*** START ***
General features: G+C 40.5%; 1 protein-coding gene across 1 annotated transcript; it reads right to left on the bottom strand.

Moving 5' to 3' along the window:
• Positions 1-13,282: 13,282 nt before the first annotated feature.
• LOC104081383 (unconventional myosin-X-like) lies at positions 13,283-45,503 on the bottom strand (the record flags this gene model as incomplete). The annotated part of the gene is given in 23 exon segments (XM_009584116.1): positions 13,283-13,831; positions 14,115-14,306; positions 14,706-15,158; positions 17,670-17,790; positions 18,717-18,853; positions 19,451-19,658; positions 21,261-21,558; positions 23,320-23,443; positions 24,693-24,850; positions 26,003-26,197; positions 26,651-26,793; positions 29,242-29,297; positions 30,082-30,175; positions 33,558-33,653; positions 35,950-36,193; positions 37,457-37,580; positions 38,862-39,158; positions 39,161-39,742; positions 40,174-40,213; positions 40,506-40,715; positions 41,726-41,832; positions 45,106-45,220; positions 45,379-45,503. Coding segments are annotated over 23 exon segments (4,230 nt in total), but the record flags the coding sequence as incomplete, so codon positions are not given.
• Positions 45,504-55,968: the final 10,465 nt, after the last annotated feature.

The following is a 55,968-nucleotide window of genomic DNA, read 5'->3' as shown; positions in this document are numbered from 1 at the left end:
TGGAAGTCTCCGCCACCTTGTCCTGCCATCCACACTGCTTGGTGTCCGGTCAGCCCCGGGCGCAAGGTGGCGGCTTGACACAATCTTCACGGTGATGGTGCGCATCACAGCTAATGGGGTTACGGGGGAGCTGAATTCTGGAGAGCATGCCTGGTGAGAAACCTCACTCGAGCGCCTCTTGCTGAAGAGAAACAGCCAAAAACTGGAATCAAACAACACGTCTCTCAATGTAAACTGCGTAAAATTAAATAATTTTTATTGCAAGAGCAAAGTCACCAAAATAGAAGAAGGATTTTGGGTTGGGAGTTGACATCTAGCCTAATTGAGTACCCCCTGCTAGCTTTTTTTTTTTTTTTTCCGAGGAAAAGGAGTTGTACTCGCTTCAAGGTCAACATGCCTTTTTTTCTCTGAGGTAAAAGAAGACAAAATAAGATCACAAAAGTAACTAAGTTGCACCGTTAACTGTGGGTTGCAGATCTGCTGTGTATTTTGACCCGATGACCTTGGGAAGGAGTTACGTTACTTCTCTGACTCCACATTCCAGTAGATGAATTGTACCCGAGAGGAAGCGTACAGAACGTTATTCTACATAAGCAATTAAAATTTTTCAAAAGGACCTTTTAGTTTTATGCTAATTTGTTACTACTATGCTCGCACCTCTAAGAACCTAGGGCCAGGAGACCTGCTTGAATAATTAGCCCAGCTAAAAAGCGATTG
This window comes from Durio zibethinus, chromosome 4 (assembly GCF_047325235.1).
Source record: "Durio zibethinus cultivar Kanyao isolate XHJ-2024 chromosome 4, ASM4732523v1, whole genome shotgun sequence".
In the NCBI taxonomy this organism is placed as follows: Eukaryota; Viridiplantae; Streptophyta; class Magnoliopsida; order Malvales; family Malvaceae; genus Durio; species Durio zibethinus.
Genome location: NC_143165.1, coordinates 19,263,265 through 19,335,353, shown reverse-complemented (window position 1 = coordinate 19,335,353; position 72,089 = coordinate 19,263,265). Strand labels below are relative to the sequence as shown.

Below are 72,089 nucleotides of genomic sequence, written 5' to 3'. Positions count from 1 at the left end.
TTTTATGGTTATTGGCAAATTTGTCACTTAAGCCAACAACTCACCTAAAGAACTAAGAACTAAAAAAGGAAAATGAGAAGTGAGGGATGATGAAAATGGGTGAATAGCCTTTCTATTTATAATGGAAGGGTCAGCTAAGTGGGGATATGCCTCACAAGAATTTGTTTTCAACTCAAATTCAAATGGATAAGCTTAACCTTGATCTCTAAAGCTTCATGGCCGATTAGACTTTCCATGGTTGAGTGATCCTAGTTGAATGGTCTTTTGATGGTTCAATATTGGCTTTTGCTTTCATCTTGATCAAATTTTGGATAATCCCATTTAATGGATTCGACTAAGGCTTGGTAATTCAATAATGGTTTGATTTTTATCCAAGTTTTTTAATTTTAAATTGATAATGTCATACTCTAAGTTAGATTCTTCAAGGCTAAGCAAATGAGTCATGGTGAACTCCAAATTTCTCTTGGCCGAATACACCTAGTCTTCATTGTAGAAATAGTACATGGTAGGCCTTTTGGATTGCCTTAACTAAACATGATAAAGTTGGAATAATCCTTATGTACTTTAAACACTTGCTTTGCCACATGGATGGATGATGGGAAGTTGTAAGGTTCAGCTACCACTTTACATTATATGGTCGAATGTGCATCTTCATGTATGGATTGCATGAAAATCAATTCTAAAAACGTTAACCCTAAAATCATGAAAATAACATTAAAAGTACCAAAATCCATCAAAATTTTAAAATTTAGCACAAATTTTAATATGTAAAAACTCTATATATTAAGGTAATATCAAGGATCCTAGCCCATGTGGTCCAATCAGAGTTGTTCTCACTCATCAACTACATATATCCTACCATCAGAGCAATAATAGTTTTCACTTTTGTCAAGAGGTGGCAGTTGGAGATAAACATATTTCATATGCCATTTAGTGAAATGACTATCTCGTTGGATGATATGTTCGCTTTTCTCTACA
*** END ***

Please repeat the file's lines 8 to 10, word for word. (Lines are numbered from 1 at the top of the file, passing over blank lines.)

This window comes from Durio zibethinus, chromosome 4 (assembly GCF_047325235.1).
Source record: "Durio zibethinus cultivar Kanyao isolate XHJ-2024 chromosome 4, ASM4732523v1, whole genome shotgun sequence".
In the NCBI taxonomy this organism is placed as follows: Eukaryota; Viridiplantae; Streptophyta; class Magnoliopsida; order Malvales; family Malvaceae; genus Durio; species Durio zibethinus.